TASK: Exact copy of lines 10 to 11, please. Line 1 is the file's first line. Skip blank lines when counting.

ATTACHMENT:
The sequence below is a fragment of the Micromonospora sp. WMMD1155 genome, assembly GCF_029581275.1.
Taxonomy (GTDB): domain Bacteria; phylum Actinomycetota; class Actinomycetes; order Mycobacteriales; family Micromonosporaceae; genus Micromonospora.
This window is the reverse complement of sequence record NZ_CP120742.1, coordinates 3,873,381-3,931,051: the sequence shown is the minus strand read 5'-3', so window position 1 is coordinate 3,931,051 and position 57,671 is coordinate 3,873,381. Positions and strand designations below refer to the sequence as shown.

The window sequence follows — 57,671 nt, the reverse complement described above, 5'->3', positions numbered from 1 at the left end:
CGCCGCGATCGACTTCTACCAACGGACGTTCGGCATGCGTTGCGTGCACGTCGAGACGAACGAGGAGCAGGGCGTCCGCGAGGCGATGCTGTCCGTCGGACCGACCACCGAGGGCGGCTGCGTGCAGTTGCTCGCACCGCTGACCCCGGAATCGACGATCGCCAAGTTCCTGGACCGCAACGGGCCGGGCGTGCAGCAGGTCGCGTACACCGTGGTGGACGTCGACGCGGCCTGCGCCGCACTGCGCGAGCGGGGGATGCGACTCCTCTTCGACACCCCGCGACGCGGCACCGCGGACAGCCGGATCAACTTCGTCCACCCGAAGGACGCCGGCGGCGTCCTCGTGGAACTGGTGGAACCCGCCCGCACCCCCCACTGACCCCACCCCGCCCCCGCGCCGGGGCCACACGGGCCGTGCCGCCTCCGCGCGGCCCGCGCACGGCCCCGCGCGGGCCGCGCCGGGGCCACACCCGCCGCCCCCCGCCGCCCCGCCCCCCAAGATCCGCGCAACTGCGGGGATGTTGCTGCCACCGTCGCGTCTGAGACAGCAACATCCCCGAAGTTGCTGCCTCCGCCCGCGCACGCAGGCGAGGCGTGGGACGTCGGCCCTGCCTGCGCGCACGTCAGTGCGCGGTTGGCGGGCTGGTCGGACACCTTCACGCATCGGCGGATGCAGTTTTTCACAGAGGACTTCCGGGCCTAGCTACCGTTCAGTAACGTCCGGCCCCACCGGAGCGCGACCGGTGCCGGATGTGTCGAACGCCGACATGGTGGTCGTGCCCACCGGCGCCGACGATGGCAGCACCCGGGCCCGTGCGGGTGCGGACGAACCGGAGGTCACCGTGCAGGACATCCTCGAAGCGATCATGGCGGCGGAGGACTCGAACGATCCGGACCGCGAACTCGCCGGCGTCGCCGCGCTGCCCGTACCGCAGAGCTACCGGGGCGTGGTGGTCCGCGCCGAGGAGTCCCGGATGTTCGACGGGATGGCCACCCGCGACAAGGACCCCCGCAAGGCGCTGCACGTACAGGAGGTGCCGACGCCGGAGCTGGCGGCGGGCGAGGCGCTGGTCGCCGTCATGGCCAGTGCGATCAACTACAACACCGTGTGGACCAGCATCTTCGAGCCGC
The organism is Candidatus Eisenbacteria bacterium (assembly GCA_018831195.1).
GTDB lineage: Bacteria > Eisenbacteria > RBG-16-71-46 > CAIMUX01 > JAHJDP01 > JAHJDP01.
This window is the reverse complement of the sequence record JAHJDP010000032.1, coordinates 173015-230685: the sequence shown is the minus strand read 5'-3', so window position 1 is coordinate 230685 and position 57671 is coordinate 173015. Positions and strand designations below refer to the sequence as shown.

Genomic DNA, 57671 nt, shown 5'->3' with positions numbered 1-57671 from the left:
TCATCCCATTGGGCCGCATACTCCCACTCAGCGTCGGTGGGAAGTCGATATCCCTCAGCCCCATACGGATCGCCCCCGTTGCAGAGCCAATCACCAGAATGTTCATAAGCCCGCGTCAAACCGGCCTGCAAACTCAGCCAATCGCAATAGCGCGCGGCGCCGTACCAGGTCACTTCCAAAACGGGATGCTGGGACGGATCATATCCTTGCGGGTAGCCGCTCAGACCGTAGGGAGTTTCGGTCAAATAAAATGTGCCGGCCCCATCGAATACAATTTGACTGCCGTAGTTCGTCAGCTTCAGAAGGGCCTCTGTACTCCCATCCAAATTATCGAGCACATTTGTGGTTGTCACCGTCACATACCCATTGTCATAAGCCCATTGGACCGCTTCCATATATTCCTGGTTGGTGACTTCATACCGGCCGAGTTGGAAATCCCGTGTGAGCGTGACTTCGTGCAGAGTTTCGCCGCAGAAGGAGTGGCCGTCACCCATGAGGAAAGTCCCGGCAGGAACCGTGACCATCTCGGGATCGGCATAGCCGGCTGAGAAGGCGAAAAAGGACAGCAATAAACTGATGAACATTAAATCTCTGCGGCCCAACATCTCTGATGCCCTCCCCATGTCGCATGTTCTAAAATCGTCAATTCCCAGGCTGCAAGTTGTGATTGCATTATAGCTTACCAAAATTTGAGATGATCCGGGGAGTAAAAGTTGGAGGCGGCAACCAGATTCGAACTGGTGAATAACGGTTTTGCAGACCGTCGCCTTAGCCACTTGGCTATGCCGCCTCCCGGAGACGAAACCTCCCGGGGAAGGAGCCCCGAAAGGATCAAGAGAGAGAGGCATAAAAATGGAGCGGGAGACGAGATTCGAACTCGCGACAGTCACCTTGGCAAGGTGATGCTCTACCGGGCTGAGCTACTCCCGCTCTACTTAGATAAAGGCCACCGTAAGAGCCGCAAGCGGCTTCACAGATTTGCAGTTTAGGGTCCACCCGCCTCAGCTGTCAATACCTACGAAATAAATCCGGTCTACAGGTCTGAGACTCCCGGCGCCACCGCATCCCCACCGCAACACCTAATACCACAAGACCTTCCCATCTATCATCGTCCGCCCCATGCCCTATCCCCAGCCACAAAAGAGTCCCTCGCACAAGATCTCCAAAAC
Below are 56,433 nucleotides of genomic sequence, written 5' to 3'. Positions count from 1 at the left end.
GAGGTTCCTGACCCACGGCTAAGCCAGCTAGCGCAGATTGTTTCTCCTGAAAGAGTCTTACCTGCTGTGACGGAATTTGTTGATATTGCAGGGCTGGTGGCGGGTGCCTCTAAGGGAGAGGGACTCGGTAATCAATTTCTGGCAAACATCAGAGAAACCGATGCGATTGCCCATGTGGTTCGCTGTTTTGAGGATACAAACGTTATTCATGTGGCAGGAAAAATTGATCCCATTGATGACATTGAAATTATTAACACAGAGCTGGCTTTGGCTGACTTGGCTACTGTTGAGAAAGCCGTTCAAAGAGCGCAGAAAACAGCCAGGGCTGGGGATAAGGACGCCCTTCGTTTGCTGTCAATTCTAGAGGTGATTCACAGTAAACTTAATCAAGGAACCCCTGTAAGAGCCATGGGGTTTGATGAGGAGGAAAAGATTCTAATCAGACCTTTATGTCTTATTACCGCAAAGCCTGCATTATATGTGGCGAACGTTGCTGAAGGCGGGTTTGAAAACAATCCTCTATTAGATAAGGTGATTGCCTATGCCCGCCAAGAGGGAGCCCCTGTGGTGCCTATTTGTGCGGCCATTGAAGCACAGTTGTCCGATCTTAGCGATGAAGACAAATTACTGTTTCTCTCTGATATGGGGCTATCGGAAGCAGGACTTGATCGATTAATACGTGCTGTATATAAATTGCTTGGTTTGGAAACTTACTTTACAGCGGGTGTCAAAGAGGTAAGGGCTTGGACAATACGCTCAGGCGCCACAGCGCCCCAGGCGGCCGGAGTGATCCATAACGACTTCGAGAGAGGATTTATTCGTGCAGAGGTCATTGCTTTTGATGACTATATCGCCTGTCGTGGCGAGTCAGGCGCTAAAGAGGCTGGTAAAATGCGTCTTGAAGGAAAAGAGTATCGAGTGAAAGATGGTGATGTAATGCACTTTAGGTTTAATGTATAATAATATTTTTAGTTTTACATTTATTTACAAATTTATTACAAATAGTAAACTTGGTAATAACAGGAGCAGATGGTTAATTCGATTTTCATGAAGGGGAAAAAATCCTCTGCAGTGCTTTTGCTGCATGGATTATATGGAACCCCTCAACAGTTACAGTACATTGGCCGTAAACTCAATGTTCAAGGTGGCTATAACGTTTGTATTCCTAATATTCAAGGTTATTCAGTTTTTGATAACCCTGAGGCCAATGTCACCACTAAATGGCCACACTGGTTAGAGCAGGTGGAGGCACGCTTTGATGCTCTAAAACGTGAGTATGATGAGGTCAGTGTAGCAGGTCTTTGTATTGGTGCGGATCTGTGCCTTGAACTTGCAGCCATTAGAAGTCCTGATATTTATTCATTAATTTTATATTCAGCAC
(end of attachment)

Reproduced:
TCATCCCATTGGGCCGCATACTCCCACTCAGCGTCGGTGGGAAGTCGATATCCCTCAGCCCCATACGGATCGCCCCCGTTGCAGAGCCAATCACCAGAATGTTCATAAGCCCGCGTCAAACCGGCCTGCAAACTCAGCCAATCGCAATAGCGCGCGGCGCCGTACCAGGTCACTTCCAAAACGGGATGCTGGGACGGATCATATCCTTGCGGGTAGCCGCTCAGACCGTAGGGAGTTTCGGTCAAATAAAATGTGCCGGCCCCATCGAATACAATTTGACTGCCGTAGTTCGTCAGCTTCAGAAGGGCCTCTGTACTCCCATCCAAATTATCGAGCACATTTGTGGTTGTCACCGTCACATACCCATTGTCATAAGCCCATTGGACCGCTTCCATATATTCCTGGTTGGTGACTTCATACCGGCCGAGTTGGAAATCCCGTGTGAGCGTGACTTCGTGCAGAGTTTCGCCGCAGAAGGAGTGGCCGTCACCCATGAGGAAAGTCCCGGCAGGAACCGTGACCATCTCGGGATCGGCATAGCCGGCTGAGAAGGCGAAAAAGGACAGCAATAAACTGATGAACATTAAATCTCTGCGGCCCAACATCTCTGATGCCCTCCCCATGTCGCATGTTCTAAAATCGTCAATTCCCAGGCTGCAAGTTGTGATTGCATTATAGCTTACCAAAATTTGAGATGATCCGGGGAGTAAAAGTTGGAGGCGGCAACCAGATTCGAACTGGTGAATAACGGTTTTGCAGACCGTCGCCTTAGCCACTTGGCTATGCCGCCTCCCGGAGACGAAACCTCCCGGGGAAGGAGCCCCGAAAGGATCAAGAGAGAGAGGCATAAAAATGGAGCGGGAGACGAGATTCGAACTCGCGACAGTCACCTTGGCAAGGTGATGCTCTACCGGGCTGAGCTACTCCCGCTCTACTTAGATAAAGGCCACCGTAAGAGCCGCAAGCGGCTTCACAGATTTGCAGTTTAGGGTCCACCCGCCTCAGCTGTCAATACCTACGAAATAAATCCGGTCTACAGGTCTGAGACTCCCGGCGCCACCGCATCCCCACCGCAACACCTAATACCACAAGACCTTCCCATCTATCATCGTCCGCCCCATGCCCTATCCCCAGCCACAAAAGAGTCCCTCGCACAAGATCTCCAAAAC
Below are 56,433 nucleotides of genomic sequence, written 5' to 3'. Positions count from 1 at the left end.